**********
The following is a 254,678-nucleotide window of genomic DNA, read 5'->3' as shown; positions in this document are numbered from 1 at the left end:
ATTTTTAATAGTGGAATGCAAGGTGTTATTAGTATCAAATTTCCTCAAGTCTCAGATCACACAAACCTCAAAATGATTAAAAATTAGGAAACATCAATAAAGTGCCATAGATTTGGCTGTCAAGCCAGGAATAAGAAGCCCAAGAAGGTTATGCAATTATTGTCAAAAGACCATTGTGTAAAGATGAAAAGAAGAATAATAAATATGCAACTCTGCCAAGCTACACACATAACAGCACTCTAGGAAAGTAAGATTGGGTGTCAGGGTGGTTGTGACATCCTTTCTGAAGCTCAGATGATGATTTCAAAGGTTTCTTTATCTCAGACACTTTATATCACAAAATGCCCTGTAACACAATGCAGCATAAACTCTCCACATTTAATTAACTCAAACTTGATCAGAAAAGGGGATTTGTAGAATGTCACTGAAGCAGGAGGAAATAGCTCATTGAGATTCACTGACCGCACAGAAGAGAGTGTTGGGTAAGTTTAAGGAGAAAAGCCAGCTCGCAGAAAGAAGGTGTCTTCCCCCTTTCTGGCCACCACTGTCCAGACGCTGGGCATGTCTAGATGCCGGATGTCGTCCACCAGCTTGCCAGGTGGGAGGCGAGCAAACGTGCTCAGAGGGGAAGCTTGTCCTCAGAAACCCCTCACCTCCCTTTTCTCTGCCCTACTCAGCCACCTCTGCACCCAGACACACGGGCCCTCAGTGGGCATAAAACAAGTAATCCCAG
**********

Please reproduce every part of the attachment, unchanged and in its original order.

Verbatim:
The following is a 254,678-nucleotide window of genomic DNA, read 5'->3' as shown; positions in this document are numbered from 1 at the left end:
ATTTTTAATAGTGGAATGCAAGGTGTTATTAGTATCAAATTTCCTCAAGTCTCAGATCACACAAACCTCAAAATGATTAAAAATTAGGAAACATCAATAAAGTGCCATAGATTTGGCTGTCAAGCCAGGAATAAGAAGCCCAAGAAGGTTATGCAATTATTGTCAAAAGACCATTGTGTAAAGATGAAAAGAAGAATAATAAATATGCAACTCTGCCAAGCTACACACATAACAGCACTCTAGGAAAGTAAGATTGGGTGTCAGGGTGGTTGTGACATCCTTTCTGAAGCTCAGATGATGATTTCAAAGGTTTCTTTATCTCAGACACTTTATATCACAAAATGCCCTGTAACACAATGCAGCATAAACTCTCCACATTTAATTAACTCAAACTTGATCAGAAAAGGGGATTTGTAGAATGTCACTGAAGCAGGAGGAAATAGCTCATTGAGATTCACTGACCGCACAGAAGAGAGTGTTGGGTAAGTTTAAGGAGAAAAGCCAGCTCGCAGAAAGAAGGTGTCTTCCCCCTTTCTGGCCACCACTGTCCAGACGCTGGGCATGTCTAGATGCCGGATGTCGTCCACCAGCTTGCCAGGTGGGAGGCGAGCAAACGTGCTCAGAGGGGAAGCTTGTCCTCAGAAACCCCTCACCTCCCTTTTCTCTGCCCTACTCAGCCACCTCTGCACCCAGACACACGGGCCCTCAGTGGGCATAAAACAAGTAATCCCAG